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A Long Shot Who’s Also a Bellwether

True, there’s only a remote possibility that attorney Steve Novick will beat Oregon Speaker Jeff Merkley in the Beaver State’s May 20 Senate Democratic primary.

But the pesky Novick, a policy wonk and longtime Democratic activist, isn’t going away, and the race to decide who gets to challenge two-term Sen. Gordon Smith (R) next November could prove a good test case for just how down on establishment politicians the public really is.

“I think [Novick] has a shot,” Adam Davis, an independent pollster based in Portland, Ore., said Monday. “If Steve has enough money to do anything — to get his message out, to kind of paint [Merkley] as part of the establishment, part of the Legislature, part of doing business as usual — our opinion is, quite frankly, he has a chance.”

Davis, Hibbitts & Midghall Inc., an independent polling firm in which Davis is a partner, surveyed 500 adults Dec. 1-3 and found that only 30 percent of the public approved of the Legislature. The poll, which had an error margin of 4.4 points, found Smith’s approval to be at 40 percent and Sen. Ron Wyden’s (D-Ore.) to be at 45 percent.

Novick’s advisers believe data like these spell trouble for Merkley, the odds-on favorite of many Oregon and Beltway political observers to win the primary.

Merkley has the support of most establishment Democrats in Oregon and virtually the entire Democratic establishment in Washington, D.C. — in particular the Democratic Senatorial Campaign Committee.

Merkley has key advantages as well in fundraising and battle-tested campaign staff and advisers, and in fact has been running a frontrunner-style campaign focused much more on Smith than on Novick.

But the Novick campaign, while acknowledging its financial deficiency, believes its candidate is actually the safer bet against Smith. In a decidedly anti-incumbent political environment, Novick’s strategy is to convince primary voters that he is the most electable Democrat in the general election by running as a political outsider while simultaneously branding Merkley as a part of the establishment.

“Our chief argument is that right now the public is very down on elected officials in Washington and at the state and local level,” Novick campaign spokesman Jake Weigler said. “They are looking for someone who is going to shake things up.”

Democratic insiders say Merkley is doing everything he needs to do to cruise past Novick and lay a political foundation that will enable him to oust Smith.

Although his third-quarter Federal Election Commission fundraising report was viewed as a disappointment by some, one Democratic strategist based in Washington, D.C., said Merkley’s fundraising has picked up. Merkley entered the Senate race midway through the third quarter, and finished the period with $294,000 raised and $211,000 on hand, compared with Novick’s full-quarter figures of $125,000 raised and $219,000 on hand.

Another Democratic strategist, this one based in Oregon, said the campaign organization Merkley is assembling is putting him in a better position to win the primary. This strategist said the key question for Novick is: Is he solidifying the support of 15 percent to 20 percent of hard-core Democratic primary voters, or is he growing his base of support into the 35 percent to 40 percent range he’ll need to win the Democratic nominating contest?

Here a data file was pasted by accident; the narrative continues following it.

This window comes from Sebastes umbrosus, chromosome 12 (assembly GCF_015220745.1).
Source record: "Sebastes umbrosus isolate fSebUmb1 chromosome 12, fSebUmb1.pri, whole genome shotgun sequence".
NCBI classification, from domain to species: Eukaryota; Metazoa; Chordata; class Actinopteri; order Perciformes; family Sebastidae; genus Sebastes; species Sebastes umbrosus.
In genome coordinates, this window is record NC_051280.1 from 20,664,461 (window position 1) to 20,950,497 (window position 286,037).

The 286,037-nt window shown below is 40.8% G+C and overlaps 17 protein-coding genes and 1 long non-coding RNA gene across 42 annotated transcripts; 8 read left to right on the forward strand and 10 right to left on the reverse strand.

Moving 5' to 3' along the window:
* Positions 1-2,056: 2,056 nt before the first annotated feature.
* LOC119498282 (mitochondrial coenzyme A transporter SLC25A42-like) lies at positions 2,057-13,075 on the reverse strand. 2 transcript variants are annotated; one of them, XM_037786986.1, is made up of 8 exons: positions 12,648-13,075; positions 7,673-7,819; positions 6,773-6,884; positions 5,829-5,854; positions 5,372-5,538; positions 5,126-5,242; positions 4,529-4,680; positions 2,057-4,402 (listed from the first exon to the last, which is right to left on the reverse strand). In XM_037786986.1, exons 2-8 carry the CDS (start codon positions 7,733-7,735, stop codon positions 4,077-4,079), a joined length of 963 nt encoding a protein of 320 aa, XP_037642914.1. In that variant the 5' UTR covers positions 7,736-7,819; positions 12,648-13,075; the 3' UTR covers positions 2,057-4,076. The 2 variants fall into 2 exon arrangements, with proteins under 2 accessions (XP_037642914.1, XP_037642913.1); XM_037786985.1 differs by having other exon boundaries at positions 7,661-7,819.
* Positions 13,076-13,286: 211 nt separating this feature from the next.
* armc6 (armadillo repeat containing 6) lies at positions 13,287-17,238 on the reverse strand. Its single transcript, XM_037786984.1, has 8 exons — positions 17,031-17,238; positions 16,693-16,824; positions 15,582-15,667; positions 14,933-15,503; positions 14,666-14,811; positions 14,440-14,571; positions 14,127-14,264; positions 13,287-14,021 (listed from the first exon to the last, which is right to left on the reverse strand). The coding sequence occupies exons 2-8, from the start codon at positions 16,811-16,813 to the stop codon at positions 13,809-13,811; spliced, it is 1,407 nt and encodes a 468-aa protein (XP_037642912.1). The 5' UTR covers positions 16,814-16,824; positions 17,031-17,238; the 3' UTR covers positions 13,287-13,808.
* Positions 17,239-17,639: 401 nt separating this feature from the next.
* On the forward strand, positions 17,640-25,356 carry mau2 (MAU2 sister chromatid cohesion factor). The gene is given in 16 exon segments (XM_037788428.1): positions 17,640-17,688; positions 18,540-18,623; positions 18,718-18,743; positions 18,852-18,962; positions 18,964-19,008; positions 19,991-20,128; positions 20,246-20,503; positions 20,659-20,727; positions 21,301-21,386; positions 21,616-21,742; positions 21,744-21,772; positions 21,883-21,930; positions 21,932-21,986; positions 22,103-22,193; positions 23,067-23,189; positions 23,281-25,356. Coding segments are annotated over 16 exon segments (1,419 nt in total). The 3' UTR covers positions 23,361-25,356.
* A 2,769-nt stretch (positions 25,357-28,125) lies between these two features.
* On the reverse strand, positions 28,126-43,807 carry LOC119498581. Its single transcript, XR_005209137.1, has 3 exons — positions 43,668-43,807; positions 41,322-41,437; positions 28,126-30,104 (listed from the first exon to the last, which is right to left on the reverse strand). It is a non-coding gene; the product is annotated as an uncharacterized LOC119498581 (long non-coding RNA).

Some Democratic insiders following the race closely say Merkley is more than the favorite in name only. They say he has the edge in all metrics that campaigns are judged on — and that Novick’s argument that Merkley is vulnerable because he is an incumbent state legislator is questionable.

“I don’t think there’s anyone who thinks Merkley won’t be the nominee,” said the Democratic strategist based in Washington, D.C. “The primary is a distraction, but not much more.”

The Merkley campaign doesn’t go so far as to dismiss Novick out of hand. The state Speaker’s campaign is monitoring its opponent and has moved to protect its left flank.

But most campaign activities that are conducted for public consumption make it appear as though Merkley is running against Smith, not Novick.

“We cannot wait until after the the May primary to focus on Gordon Smith. This is why we’re in the race,” Merkley campaign spokesman Russ Kelley said.

Meanwhile, it remains to be seen who suffers more from the general anti-incumbent feeling that exists among voters if Merkley is the nominee.

Oregon voters are typically sympathetic to populist arguments — and Davis, the independent pollster, described the state’s electorate as particularly “change-oriented” at this time. He said Congress tends to fare worse in polling than the Oregon Legislature, which could give Merkley the advantage.

However, currently Smith is doing a good job of appealing to moderate voters and is supported by a significant number of Democrats. Consequently, the outcome of a Merkley-Smith matchup is tough to predict.

“We have a lot of Democrats giving Smith favorable ratings right now,” Davis said. “But that’s before the fire of the campaign.”

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